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/ Margot Brink, Ph.D.
Margot Brink, Ph.D.
Address (home): Willow House
Spinks Lane, Witham, ESSEX,
CM8 1EP, United Kingdom
Address (work): Oaktree Manor Hospital, Heath Road, Tendring, Clacton-on-Sea
ESSEX CO16 0BX, United Kingdom
Margot Brink started off her formal preparations for the world of work with a degree in Law, but later qualified as a Counseling Psychologist (Masters in Counseling Psychology, 1995, the University of Pretoria, South Africa). She spent much of her life, prior to qualifying as a psychologist, as a volunteer in various areas of the society she contributes to. Margot completed a M.Th. in Narrative Therapy, with a strong influence of feminist thinking and liberation theology underpinning and informing her writing (Masters in Theology, 2003, University of South Africa, Pretoria, South Africa). The latter Master’s degree was very practical in its application and she then sought a Ph.D. program that would further inform her strong attachment to Social Construction, but would also allow a practical and practice-based approach to research.
Margot found a home for her research hopes and dreams at the TAOS Institute. She has completed her Ph.D., with Prof. Sheila McNamee as her supervisor, during 2011. The field of interest she inquired into during the course of her dissertation was about the experience of being a human migrant and what meaning making human migrants attach to their experience of migration. She migrated to the UK during 2004 and has since been involved with working in residential settings (hospitals) where adults, whom have been sent to a residential setting by the court (forensic) for care and rehabilitation, live. These residents (patients), both male and female, primarily have a way of being in the world (learning disability) which they share. Many of the female persons she works with share another way of being in the world (diagnosis - Borderline Personality Disorder). One of the ways in which persons with this way of being in the world is offered assistance (treatment) is by means of Dialectical Behavior Therapy (DBT, Linehand, 1993a & 1993b). Another of her descriptors, is as a DBT practitioner. She currently is especially interested in two areas: (1) How does she, with her strong attachment to Narrative Therapy and Social Construction, and her affiliation with a strongly medical model enterprise, along with a strongly behaviouristic model (DBT), make the world(s) of one welcoming to the world(s) of the other? (2) Her second interest lies with human migration. She is currently exploring opportunities to become involved with the presentation of human migration from the Middle Eastern Countries and how it is that she may contribute to a society where migrants' voices are heard in ways that are inclusive rather than exclusive; where they have a say in co-authoring their new world(s).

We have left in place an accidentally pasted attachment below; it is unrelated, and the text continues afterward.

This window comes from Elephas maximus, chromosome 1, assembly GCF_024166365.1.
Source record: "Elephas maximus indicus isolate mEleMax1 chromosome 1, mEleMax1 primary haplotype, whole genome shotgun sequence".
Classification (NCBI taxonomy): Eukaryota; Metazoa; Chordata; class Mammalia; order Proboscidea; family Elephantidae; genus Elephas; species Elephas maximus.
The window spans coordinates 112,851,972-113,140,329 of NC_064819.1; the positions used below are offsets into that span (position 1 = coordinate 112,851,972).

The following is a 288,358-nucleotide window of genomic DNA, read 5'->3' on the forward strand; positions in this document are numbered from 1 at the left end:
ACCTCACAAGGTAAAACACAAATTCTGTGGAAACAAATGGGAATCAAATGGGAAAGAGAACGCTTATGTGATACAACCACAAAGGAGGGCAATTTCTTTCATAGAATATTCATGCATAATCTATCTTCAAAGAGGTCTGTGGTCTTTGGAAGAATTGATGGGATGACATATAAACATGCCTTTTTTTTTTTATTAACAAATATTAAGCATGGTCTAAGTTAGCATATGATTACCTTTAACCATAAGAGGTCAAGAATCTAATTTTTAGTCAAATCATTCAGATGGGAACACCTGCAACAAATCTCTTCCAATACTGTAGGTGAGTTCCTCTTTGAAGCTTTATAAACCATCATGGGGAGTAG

Margot Brink Dissertation Link
Margot Brink Dissertation
John Bernard Burnham
Tom Billington, Ph.D.
Chris Blantern, MA
Margot Brink, Ph.D.
Charlotte Burck, Ph.D.
Elizabeth M. Day, Ph.D.
Jeff Faris, MA
Glenda Fredman, Ph.D.
Scherto Gill, Ph.D.
Mark Haydon-Laurelut, Ph.D.
Keith Kinsella, Ph.D.
Mark McKergow, Ph.D.
Beth Meriam, PhD
Christine Oliver, Ph.D.
Nigel Parton, Ph.D.
Karen Mary Partridge, Ph.D.
Anne Radford, MS
Dr. Cherrie Ravello-Shotter
Matthew Russell, Ph.D.
Gail Simon, Ph.D.
Kieran Vivian-Byrne M.Sc.
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